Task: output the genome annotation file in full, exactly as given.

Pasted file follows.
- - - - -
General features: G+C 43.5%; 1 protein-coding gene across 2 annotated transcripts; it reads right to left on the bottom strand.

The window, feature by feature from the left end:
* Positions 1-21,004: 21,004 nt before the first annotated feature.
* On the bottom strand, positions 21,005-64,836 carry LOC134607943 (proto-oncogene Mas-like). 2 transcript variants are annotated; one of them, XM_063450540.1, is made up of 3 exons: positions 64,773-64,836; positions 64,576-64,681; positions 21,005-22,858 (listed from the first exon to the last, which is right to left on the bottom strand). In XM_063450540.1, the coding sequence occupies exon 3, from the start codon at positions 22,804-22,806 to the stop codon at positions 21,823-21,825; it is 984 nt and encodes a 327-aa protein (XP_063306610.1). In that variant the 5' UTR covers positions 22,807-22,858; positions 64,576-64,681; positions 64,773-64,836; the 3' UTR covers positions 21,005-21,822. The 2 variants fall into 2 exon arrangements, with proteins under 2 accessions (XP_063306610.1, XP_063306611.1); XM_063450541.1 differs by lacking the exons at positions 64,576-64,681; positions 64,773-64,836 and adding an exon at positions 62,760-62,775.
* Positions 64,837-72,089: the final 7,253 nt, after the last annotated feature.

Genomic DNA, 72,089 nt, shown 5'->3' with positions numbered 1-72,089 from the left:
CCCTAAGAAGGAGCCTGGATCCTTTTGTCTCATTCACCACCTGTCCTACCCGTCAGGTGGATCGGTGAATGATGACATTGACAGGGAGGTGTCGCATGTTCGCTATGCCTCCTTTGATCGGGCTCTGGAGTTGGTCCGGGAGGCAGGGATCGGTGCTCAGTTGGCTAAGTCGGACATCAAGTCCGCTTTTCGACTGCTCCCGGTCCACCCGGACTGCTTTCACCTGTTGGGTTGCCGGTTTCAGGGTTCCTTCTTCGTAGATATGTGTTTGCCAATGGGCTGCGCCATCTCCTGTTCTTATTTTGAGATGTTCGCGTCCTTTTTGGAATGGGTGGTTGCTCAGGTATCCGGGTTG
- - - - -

General features: G+C 43.5%; 1 protein-coding gene across 2 annotated transcripts; it reads right to left on the bottom strand.

The window, feature by feature from the left end:
* Positions 1-21,004: 21,004 nt before the first annotated feature.
* On the bottom strand, positions 21,005-64,836 carry LOC134607943 (proto-oncogene Mas-like). 2 transcript variants are annotated; one of them, XM_063450540.1, is made up of 3 exons: positions 64,773-64,836; positions 64,576-64,681; positions 21,005-22,858 (listed from the first exon to the last, which is right to left on the bottom strand). In XM_063450540.1, the coding sequence occupies exon 3, from the start codon at positions 22,804-22,806 to the stop codon at positions 21,823-21,825; it is 984 nt and encodes a 327-aa protein (XP_063306610.1). In that variant the 5' UTR covers positions 22,807-22,858; positions 64,576-64,681; positions 64,773-64,836; the 3' UTR covers positions 21,005-21,822. The 2 variants fall into 2 exon arrangements, with proteins under 2 accessions (XP_063306610.1, XP_063306611.1); XM_063450541.1 differs by lacking the exons at positions 64,576-64,681; positions 64,773-64,836 and adding an exon at positions 62,760-62,775.
* Positions 64,837-72,089: the final 7,253 nt, after the last annotated feature.

Genomic DNA, 72,089 nt, shown 5'->3' with positions numbered 1-72,089 from the left:
CCCTAAGAAGGAGCCTGGATCCTTTTGTCTCATTCACCACCTGTCCTACCCGTCAGGTGGATCGGTGAATGATGACATTGACAGGGAGGTGTCGCATGTTCGCTATGCCTCCTTTGATCGGGCTCTGGAGTTGGTCCGGGAGGCAGGGATCGGTGCTCAGTTGGCTAAGTCGGACATCAAGTCCGCTTTTCGACTGCTCCCGGTCCACCCGGACTGCTTTCACCTGTTGGGTTGCCGGTTTCAGGGTTCCTTCTTCGTAGATATGTGTTTGCCAATGGGCTGCGCCATCTCCTGTTCTTATTTTGAGATGTTCGCGTCCTTTTTGGAATGGGTGGTTGCTCAGGTATCCGGGTTG